Three correctional officers have been arrested for allegedly beating an inmate in his cell at the Philadelphia Industrial Correctional Center in June and then trying to cover up the incident, which was caught on video.
Milton Gibbs, 52, Terrance Bailey, 30, and Shaun Lowe, 26, were charged with felony charges of, aggravated assault, conspiracy, and tampering with public records, as well as, misdemeanor charges of simple assault, recklessly endangering another person, unsworn falsification to authorities, and obstructing the administration of law and official oppression.
The guards surrendered to authorities this morning, District Attorney Seth Williams said.
“We cannot stand for any kind of assault, and this attack on a handcuffed inmate by sworn corrections officers is egregious. Every inmate who is held in our prisons deserves to be treated with dignity and respect,” Williams said.
Today’s arrest wasn’t Gibbs’ first brush with trouble. He was fired for assaulting an inmate in 2004 — but ultimately was acquitted in a federal civil-rights case filed against him in that case, according to court records.
The most recent incident started when Gibbs allegedly became agitated on June 21 with inmate Brandon Kulb, 22, and began pounding on his cell door and threatening to “hang him and murder him,” according to the District Attorney’s Office and a federal civil-rights lawsuit Kulb filed against the city, several prison wardens and the correctional officers in September.
After returning to the control desk, Gibbs allegedly called Bailey, and they entered Kulb’s cell and began to repeatedly punch, kick and spit on him, according to the lawsuit and the DA’s Office. They then allegedly handcuffed him, walked him down a staircase and dragged him into the central control room, beating him the entire way. In the control area, Lowe allegedly joined the attack, and the guards stomped on Kulb, who fell unconscious at least twice, according the the DA’s Office.
While surveillance cameras caught much of the assault, some of the violence took place in areas with no cameras, according to the DA’s Office.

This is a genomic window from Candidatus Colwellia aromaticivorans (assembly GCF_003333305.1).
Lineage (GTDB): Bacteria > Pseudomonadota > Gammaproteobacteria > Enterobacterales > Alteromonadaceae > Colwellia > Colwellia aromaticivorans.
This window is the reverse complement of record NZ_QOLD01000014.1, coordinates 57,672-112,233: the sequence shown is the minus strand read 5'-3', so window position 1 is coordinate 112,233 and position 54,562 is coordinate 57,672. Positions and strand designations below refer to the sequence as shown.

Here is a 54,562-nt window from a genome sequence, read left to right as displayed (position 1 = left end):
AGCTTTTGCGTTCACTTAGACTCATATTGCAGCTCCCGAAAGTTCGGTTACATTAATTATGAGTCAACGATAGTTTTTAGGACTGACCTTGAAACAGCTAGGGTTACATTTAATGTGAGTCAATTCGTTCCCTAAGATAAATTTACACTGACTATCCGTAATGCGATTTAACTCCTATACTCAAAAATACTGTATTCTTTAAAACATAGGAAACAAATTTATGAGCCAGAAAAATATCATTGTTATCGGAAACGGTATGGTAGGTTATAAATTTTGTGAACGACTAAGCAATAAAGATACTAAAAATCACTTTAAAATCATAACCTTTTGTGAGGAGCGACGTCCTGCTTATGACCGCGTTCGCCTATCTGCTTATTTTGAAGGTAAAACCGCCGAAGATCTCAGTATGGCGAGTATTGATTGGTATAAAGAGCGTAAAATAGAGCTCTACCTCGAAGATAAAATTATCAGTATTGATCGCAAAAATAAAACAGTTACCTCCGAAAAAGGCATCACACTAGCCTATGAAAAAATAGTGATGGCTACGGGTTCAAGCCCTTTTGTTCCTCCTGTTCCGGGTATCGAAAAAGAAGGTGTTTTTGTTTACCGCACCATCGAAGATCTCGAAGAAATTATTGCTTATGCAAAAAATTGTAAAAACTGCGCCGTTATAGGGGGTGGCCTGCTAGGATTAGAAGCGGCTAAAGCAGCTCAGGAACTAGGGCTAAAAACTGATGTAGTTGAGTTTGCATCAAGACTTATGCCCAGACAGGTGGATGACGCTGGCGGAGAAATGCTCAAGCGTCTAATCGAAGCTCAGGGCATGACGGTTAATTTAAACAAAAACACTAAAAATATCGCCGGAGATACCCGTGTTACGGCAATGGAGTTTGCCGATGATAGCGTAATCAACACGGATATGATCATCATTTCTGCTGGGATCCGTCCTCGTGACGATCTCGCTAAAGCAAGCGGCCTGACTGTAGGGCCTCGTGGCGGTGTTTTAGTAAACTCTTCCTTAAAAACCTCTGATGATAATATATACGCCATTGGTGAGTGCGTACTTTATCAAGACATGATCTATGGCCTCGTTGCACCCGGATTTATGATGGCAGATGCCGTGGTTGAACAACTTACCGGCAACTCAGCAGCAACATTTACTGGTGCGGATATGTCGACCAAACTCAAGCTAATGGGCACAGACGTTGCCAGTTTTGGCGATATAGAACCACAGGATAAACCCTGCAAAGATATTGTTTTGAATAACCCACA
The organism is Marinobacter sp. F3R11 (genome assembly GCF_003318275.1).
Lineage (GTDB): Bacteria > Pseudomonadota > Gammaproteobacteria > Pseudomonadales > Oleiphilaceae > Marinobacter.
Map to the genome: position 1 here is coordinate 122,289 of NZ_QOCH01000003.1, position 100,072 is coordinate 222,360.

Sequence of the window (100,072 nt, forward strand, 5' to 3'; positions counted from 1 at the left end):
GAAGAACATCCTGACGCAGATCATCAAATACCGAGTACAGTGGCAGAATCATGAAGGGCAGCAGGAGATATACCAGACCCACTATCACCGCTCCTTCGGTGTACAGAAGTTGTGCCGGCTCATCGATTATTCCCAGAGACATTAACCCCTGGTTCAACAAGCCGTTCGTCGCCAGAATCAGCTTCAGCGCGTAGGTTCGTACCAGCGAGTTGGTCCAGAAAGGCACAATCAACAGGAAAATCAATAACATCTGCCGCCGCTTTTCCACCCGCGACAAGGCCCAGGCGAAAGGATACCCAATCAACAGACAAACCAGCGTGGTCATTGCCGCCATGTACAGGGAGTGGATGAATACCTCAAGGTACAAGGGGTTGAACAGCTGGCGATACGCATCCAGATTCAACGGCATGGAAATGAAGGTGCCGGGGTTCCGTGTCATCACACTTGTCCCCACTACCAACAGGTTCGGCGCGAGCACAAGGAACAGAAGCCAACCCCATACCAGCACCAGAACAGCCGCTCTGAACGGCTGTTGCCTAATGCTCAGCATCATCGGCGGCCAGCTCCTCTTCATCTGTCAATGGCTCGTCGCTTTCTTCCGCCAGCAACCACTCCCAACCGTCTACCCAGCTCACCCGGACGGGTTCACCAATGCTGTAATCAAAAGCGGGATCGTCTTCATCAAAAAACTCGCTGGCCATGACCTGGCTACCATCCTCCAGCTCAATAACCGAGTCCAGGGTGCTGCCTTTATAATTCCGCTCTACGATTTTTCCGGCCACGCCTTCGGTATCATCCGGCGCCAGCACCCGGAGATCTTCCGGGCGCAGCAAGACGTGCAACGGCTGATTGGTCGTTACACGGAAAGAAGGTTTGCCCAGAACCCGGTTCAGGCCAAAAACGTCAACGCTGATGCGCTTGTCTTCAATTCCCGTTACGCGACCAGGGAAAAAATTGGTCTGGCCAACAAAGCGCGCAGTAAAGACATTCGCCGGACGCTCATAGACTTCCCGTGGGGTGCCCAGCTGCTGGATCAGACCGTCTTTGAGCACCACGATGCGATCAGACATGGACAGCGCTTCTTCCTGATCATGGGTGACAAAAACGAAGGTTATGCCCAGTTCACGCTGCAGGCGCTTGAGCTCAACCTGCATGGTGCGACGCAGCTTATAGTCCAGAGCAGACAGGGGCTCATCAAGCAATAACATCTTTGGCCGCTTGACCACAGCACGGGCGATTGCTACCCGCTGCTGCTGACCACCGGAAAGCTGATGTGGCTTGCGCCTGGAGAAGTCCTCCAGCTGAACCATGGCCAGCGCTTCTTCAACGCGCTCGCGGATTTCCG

Afterward, Gibbs and Bailey submitted a mental health referral, alleging that Kulb intentionally harmed himself, to hide their role in his injuries, according to the DA’s Office. Gibbs then allegedly tried to bribe Kulb not to report the attack by offering him a hamburger, French fries and lemonade from the staff kitchen, according to the DA’s Office and Kulb’s lawsuit.
All three officers allegedly fudged their reports of the incident, writing that only “open hand” controls were used to subdue Kulb, according to the DA’s Office.
The officers were suspended without pay and face termination, pending the outcome of their criminal proceedings. Gibbs has been a correctional officer for 32 years; Bailey, 7 years; and Lowe, just eight months, prisons spokeswoman Shawn Hawes said.
Kulb’s lawsuit accuses the officers of unreasonable use of force, false arrest, assault and battery, false imprisonment, and intentional infliction of emotional distress, and accuses the city of a failure to adequately train, investigate and discipline officers.
Kulb remains in state prison on $500,000 bail and faces trial on a 2014 attempted murder case in January, according to court records.
“The alleged actions of the officers involved in this investigation are inexcusable and not representative of the dedicated professional officers who work within the Philadelphia Department of Prisons,” Hawes said. “It is our duty to ensure the safety and security of the inmates and our staff. It’s expected that they perform accordingly.”
The city’s six prisons house nearly 7,300 inmates, nearly 1,000 of whom live at PICC, a maximum- and medium-security men’s prison.